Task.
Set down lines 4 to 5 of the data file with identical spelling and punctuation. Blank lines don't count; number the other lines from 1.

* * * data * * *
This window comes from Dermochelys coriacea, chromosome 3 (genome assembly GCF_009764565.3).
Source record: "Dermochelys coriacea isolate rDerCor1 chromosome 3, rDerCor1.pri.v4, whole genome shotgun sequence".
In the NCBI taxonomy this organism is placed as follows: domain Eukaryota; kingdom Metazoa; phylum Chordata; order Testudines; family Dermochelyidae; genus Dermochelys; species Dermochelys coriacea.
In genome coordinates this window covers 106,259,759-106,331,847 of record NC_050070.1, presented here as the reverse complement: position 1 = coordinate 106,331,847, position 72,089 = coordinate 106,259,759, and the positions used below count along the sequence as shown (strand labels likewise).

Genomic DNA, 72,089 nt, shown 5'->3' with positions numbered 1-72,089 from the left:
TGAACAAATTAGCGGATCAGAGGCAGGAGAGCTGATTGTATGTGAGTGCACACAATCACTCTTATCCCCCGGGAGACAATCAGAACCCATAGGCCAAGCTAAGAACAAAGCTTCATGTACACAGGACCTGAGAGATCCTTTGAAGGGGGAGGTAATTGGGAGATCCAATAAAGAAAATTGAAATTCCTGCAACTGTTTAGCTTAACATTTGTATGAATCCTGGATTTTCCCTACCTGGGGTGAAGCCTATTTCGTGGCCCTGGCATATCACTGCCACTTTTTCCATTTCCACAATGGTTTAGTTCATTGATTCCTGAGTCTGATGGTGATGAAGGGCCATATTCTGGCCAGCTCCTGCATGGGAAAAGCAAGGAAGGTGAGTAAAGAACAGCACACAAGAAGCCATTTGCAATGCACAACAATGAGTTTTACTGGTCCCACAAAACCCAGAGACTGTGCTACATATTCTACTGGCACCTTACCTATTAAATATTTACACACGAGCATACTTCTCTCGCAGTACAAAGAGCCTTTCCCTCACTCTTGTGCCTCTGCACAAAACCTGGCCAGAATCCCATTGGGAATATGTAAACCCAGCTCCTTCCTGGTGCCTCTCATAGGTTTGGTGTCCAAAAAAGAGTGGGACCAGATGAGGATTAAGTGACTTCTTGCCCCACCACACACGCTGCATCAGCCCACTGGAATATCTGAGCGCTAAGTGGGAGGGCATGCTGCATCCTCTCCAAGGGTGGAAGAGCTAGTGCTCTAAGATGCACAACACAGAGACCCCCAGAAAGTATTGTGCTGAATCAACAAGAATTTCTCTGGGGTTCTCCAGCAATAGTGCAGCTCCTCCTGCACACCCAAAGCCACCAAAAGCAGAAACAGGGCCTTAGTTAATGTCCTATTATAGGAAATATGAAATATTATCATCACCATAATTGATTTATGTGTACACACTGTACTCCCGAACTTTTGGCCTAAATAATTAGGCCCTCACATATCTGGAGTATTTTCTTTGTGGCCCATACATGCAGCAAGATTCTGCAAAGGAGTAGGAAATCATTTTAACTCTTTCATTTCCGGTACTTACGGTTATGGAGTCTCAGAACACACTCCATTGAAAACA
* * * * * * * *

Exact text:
In genome coordinates this window covers 106,259,759-106,331,847 of record NC_050070.1, presented here as the reverse complement: position 1 = coordinate 106,331,847, position 72,089 = coordinate 106,259,759, and the positions used below count along the sequence as shown (strand labels likewise).

Genomic DNA, 72,089 nt, shown 5'->3' with positions numbered 1-72,089 from the left: